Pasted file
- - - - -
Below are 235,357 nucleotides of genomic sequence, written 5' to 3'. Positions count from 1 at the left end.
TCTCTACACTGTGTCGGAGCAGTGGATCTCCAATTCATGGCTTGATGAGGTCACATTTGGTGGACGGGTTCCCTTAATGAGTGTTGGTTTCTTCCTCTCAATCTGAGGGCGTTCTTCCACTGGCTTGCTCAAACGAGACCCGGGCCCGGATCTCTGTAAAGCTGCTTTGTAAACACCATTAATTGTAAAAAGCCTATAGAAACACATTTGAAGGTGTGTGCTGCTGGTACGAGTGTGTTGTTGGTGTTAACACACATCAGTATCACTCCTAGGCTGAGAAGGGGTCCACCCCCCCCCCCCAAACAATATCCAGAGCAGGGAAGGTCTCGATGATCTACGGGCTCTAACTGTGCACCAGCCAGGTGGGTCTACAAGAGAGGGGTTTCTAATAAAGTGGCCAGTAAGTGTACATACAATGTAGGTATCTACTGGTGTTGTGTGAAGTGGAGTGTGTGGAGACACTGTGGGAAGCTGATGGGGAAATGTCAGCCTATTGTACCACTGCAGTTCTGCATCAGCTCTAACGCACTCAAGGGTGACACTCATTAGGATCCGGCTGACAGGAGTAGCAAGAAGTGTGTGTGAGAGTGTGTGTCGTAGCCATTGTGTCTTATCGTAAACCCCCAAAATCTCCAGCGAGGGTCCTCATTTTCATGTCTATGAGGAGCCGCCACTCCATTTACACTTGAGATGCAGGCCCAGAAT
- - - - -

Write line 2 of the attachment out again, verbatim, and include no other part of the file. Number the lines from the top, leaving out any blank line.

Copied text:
TCTCTACACTGTGTCGGAGCAGTGGATCTCCAATTCATGGCTTGATGAGGTCACATTTGGTGGACGGGTTCCCTTAATGAGTGTTGGTTTCTTCCTCTCAATCTGAGGGCGTTCTTCCACTGGCTTGCTCAAACGAGACCCGGGCCCGGATCTCTGTAAAGCTGCTTTGTAAACACCATTAATTGTAAAAAGCCTATAGAAACACATTTGAAGGTGTGTGCTGCTGGTACGAGTGTGTTGTTGGTGTTAACACACATCAGTATCACTCCTAGGCTGAGAAGGGGTCCACCCCCCCCCCCCAAACAATATCCAGAGCAGGGAAGGTCTCGATGATCTACGGGCTCTAACTGTGCACCAGCCAGGTGGGTCTACAAGAGAGGGGTTTCTAATAAAGTGGCCAGTAAGTGTACATACAATGTAGGTATCTACTGGTGTTGTGTGAAGTGGAGTGTGTGGAGACACTGTGGGAAGCTGATGGGGAAATGTCAGCCTATTGTACCACTGCAGTTCTGCATCAGCTCTAACGCACTCAAGGGTGACACTCATTAGGATCCGGCTGACAGGAGTAGCAAGAAGTGTGTGTGAGAGTGTGTGTCGTAGCCATTGTGTCTTATCGTAAACCCCCAAAATCTCCAGCGAGGGTCCTCATTTTCATGTCTATGAGGAGCCGCCACTCCATTTACACTTGAGATGCAGGCCCAGAAT